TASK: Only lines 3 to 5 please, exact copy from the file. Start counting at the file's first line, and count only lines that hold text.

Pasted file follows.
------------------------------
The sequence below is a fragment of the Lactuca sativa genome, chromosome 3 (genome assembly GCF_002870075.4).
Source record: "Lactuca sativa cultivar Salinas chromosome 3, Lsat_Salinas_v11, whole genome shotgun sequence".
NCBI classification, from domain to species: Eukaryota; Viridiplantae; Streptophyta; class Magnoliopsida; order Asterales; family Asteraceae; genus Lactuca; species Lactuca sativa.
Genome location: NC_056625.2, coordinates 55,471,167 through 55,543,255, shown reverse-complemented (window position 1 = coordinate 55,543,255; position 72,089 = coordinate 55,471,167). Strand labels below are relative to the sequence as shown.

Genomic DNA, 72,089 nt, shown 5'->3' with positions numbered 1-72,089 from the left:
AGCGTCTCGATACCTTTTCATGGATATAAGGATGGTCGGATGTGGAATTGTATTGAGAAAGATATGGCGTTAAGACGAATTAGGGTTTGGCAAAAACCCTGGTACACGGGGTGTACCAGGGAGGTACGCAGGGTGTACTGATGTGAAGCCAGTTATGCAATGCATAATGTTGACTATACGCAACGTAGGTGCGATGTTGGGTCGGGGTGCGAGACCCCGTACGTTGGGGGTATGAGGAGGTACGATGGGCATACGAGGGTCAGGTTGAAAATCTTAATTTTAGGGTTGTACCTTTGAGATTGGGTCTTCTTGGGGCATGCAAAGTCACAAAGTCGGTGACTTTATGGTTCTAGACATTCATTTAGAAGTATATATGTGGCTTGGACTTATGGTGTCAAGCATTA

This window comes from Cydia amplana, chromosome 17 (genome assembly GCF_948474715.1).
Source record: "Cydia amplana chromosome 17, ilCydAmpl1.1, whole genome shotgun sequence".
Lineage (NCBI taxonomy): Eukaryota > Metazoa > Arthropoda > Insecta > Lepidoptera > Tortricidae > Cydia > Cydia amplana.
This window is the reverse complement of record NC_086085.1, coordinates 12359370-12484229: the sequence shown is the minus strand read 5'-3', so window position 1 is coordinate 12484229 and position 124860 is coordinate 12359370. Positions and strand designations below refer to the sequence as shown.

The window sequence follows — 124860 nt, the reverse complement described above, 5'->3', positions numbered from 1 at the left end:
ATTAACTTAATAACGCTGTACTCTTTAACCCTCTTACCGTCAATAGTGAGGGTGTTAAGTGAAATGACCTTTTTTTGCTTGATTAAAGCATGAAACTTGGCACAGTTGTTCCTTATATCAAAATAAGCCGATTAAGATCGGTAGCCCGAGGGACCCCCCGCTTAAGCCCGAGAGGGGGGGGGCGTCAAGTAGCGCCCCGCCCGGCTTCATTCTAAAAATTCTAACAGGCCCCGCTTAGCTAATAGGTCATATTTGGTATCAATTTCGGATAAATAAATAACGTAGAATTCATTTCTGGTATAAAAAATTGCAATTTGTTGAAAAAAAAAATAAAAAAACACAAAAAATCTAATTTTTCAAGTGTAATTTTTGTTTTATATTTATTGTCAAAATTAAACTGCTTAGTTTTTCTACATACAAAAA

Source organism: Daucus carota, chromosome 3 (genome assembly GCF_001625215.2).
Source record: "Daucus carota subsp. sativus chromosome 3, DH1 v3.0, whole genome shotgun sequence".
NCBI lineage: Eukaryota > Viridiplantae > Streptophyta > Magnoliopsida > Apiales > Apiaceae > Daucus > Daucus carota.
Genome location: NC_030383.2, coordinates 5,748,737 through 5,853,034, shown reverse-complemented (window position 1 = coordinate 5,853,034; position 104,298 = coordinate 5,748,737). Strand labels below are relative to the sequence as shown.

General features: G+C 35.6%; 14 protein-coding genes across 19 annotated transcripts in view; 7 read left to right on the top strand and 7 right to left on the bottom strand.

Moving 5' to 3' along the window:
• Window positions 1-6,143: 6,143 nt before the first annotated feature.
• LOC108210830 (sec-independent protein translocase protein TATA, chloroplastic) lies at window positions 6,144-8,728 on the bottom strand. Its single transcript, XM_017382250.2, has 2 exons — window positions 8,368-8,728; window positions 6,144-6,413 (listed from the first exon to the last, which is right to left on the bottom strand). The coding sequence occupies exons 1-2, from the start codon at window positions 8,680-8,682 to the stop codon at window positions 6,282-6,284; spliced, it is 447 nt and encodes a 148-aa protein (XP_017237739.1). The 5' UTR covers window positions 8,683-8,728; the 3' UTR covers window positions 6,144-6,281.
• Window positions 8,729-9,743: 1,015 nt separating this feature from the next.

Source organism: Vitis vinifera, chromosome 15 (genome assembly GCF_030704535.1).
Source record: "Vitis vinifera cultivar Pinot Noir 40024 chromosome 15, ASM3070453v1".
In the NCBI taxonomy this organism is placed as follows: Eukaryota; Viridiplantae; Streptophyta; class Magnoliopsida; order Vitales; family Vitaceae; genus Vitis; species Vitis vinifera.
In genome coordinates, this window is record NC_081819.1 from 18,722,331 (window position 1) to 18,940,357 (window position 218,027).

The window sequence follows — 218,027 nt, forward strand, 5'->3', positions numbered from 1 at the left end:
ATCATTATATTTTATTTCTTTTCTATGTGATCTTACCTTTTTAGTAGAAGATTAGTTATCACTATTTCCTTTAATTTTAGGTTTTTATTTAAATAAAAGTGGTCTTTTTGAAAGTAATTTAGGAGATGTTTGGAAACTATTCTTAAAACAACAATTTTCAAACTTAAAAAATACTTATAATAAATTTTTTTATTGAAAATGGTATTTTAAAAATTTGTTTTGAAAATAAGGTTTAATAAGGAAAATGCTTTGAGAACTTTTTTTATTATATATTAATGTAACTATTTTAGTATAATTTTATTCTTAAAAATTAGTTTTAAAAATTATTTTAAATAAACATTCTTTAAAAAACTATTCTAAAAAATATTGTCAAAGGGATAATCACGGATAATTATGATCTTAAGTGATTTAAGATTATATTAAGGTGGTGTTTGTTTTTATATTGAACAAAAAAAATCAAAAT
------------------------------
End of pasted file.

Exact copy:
NCBI classification, from domain to species: Eukaryota; Viridiplantae; Streptophyta; class Magnoliopsida; order Asterales; family Asteraceae; genus Lactuca; species Lactuca sativa.
Genome location: NC_056625.2, coordinates 55,471,167 through 55,543,255, shown reverse-complemented (window position 1 = coordinate 55,543,255; position 72,089 = coordinate 55,471,167). Strand labels below are relative to the sequence as shown.

Genomic DNA, 72,089 nt, shown 5'->3' with positions numbered 1-72,089 from the left: